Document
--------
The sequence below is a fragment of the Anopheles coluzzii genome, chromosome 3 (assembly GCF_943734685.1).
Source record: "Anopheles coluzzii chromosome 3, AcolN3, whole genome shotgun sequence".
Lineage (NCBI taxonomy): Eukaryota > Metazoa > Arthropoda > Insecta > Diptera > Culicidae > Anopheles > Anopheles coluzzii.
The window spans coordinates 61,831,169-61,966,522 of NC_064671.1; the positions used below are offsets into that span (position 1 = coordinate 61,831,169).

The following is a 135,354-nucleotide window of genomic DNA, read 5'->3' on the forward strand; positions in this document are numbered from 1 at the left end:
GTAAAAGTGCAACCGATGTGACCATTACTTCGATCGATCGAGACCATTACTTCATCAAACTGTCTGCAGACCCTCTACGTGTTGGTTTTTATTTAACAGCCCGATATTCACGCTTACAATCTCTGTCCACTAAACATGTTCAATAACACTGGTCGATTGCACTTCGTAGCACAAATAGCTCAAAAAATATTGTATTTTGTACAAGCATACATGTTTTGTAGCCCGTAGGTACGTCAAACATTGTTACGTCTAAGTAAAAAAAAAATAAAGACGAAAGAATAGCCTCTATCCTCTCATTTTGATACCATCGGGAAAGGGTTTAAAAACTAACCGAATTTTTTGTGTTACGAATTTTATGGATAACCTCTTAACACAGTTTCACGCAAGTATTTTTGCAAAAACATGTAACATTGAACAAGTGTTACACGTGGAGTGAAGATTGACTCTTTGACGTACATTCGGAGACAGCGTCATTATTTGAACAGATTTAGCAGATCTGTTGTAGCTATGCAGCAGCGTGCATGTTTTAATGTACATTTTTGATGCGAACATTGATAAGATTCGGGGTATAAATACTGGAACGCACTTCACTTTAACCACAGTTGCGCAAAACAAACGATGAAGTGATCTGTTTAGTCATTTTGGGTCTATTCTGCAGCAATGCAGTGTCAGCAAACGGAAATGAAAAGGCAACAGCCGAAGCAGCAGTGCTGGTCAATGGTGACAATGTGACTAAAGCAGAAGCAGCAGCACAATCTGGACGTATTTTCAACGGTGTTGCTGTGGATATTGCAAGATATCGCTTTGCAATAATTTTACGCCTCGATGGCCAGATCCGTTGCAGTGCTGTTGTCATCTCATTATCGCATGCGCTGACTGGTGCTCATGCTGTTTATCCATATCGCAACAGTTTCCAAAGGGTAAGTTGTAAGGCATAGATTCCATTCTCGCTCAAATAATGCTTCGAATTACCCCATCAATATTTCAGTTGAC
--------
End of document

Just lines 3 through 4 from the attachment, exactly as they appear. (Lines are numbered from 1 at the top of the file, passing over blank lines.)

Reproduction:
Lineage (NCBI taxonomy): Eukaryota > Metazoa > Arthropoda > Insecta > Diptera > Culicidae > Anopheles > Anopheles coluzzii.
The window spans coordinates 61,831,169-61,966,522 of NC_064671.1; the positions used below are offsets into that span (position 1 = coordinate 61,831,169).